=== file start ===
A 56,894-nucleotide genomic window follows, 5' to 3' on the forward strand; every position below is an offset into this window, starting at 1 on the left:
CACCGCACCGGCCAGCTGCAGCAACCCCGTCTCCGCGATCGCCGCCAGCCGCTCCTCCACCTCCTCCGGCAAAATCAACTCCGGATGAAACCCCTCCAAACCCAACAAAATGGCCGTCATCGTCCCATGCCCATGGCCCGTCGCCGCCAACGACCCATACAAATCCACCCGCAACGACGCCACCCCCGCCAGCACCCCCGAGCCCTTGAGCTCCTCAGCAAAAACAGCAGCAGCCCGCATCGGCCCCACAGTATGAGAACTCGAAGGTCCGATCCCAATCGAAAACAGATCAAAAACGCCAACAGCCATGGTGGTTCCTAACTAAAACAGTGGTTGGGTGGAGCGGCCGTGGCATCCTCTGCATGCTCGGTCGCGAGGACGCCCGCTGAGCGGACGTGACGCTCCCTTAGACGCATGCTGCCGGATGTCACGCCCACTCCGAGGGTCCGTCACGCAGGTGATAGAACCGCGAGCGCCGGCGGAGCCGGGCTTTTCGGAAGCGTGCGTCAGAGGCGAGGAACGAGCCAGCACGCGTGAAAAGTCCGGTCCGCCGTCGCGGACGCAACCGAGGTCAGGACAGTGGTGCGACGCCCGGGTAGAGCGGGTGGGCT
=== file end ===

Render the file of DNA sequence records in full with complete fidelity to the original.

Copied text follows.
A 56,894-nucleotide genomic window follows, 5' to 3' on the forward strand; every position below is an offset into this window, starting at 1 on the left:
CACCGCACCGGCCAGCTGCAGCAACCCCGTCTCCGCGATCGCCGCCAGCCGCTCCTCCACCTCCTCCGGCAAAATCAACTCCGGATGAAACCCCTCCAAACCCAACAAAATGGCCGTCATCGTCCCATGCCCATGGCCCGTCGCCGCCAACGACCCATACAAATCCACCCGCAACGACGCCACCCCCGCCAGCACCCCCGAGCCCTTGAGCTCCTCAGCAAAAACAGCAGCAGCCCGCATCGGCCCCACAGTATGAGAACTCGAAGGTCCGATCCCAATCGAAAACAGATCAAAAACGCCAACAGCCATGGTGGTTCCTAACTAAAACAGTGGTTGGGTGGAGCGGCCGTGGCATCCTCTGCATGCTCGGTCGCGAGGACGCCCGCTGAGCGGACGTGACGCTCCCTTAGACGCATGCTGCCGGATGTCACGCCCACTCCGAGGGTCCGTCACGCAGGTGATAGAACCGCGAGCGCCGGCGGAGCCGGGCTTTTCGGAAGCGTGCGTCAGAGGCGAGGAACGAGCCAGCACGCGTGAAAAGTCCGGTCCGCCGTCGCGGACGCAACCGAGGTCAGGACAGTGGTGCGACGCCCGGGTAGAGCGGGTGGGCT